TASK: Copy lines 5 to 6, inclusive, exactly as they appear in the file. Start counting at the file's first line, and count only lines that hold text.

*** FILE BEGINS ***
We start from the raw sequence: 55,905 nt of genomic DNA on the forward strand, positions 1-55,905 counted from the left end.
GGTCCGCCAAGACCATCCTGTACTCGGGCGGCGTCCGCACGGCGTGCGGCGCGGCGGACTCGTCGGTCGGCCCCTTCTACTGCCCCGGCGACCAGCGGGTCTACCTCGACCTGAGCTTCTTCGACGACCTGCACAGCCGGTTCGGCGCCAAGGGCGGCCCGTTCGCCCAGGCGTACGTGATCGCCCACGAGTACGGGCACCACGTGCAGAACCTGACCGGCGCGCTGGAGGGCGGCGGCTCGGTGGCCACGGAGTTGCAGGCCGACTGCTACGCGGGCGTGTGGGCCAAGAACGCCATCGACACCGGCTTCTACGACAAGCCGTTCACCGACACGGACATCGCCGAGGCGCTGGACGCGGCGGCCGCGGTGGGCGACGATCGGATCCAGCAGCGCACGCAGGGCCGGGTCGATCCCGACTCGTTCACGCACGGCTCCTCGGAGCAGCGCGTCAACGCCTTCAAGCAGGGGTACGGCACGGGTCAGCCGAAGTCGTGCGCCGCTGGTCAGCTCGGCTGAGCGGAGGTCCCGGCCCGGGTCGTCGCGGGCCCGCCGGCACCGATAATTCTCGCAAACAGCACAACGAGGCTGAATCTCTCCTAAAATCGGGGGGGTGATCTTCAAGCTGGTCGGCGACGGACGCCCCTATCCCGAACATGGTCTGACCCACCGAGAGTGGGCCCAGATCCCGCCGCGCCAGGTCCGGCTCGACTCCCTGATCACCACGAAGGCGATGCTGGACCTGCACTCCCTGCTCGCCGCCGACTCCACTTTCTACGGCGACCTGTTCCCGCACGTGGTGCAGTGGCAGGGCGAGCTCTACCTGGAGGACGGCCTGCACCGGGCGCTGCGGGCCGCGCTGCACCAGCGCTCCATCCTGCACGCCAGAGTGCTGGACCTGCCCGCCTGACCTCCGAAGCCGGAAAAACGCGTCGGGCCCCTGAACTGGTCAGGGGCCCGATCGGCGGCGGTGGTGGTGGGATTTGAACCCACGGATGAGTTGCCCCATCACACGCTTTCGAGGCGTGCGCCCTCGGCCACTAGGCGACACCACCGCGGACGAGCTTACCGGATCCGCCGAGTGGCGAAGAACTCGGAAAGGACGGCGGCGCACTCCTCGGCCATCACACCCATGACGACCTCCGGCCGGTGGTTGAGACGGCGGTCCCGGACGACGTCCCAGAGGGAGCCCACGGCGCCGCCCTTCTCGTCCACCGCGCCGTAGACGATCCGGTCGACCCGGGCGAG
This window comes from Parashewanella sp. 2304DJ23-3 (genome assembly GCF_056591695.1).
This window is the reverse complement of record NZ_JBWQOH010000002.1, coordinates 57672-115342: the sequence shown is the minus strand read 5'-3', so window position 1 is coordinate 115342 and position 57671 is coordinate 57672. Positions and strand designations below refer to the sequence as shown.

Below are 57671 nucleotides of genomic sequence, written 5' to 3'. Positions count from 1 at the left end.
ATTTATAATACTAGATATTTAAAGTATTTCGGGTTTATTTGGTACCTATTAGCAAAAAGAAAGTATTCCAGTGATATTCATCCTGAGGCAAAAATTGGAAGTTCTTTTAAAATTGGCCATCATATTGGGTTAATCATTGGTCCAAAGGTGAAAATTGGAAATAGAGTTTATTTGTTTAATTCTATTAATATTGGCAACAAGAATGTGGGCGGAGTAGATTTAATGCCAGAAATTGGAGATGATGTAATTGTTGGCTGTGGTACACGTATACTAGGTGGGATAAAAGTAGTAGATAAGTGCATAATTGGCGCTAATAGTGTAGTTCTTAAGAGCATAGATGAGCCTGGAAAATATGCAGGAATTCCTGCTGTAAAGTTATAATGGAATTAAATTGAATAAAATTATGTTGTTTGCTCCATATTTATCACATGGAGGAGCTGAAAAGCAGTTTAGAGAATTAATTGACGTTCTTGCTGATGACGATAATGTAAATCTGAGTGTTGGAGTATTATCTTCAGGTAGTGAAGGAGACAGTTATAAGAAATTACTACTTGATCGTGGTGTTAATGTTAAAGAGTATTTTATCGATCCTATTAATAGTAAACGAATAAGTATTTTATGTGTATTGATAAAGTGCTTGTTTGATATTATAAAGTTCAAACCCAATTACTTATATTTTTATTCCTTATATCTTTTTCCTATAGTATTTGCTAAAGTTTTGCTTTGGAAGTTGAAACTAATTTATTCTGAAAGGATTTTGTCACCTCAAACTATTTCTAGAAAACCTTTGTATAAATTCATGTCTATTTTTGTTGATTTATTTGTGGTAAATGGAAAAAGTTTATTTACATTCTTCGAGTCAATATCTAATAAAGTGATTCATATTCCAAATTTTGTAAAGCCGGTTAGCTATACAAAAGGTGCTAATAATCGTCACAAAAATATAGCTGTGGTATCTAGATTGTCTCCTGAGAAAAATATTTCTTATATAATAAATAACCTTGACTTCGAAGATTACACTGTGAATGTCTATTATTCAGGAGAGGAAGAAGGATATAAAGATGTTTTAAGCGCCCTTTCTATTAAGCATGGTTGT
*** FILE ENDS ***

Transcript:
Below are 57671 nucleotides of genomic sequence, written 5' to 3'. Positions count from 1 at the left end.
ATTTATAATACTAGATATTTAAAGTATTTCGGGTTTATTTGGTACCTATTAGCAAAAAGAAAGTATTCCAGTGATATTCATCCTGAGGCAAAAATTGGAAGTTCTTTTAAAATTGGCCATCATATTGGGTTAATCATTGGTCCAAAGGTGAAAATTGGAAATAGAGTTTATTTGTTTAATTCTATTAATATTGGCAACAAGAATGTGGGCGGAGTAGATTTAATGCCAGAAATTGGAGATGATGTAATTGTTGGCTGTGGTACACGTATACTAGGTGGGATAAAAGTAGTAGATAAGTGCATAATTGGCGCTAATAGTGTAGTTCTTAAGAGCATAGATGAGCCTGGAAAATATGCAGGAATTCCTGCTGTAAAGTTATAATGGAATTAAATTGAATAAAATTATGTTGTTTGCTCCATATTTATCACATGGAGGAGCTGAAAAGCAGTTTAGAGAATTAATTGACGTTCTTGCTGATGACGATAATGTAAATCTGAGTGTTGGAGTATTATCTTCAGGTAGTGAAGGAGACAGTTATAAGAAATTACTACTTGATCGTGGTGTTAATGTTAAAGAGTATTTTATCGATCCTATTAATAGTAAACGAATAAGTATTTTATGTGTATTGATAAAGTGCTTGTTTGATATTATAAAGTTCAAACCCAATTACTTATATTTTTATTCCTTATATCTTTTTCCTATAGTATTTGCTAAAGTTTTGCTTTGGAAGTTGAAACTAATTTATTCTGAAAGGATTTTGTCACCTCAAACTATTTCTAGAAAACCTTTGTATAAATTCATGTCTATTTTTGTTGATTTATTTGTGGTAAATGGAAAAAGTTTATTTACATTCTTCGAGTCAATATCTAATAAAGTGATTCATATTCCAAATTTTGTAAAGCCGGTTAGCTATACAAAAGGTGCTAATAATCGTCACAAAAATATAGCTGTGGTATCTAGATTGTCTCCTGAGAAAAATATTTCTTATATAATAAATAACCTTGACTTCGAAGATTACACTGTGAATGTCTATTATTCAGGAGAGGAAGAAGGATATAAAGATGTTTTAAGCGCCCTTTCTATTAAGCATGGTTGT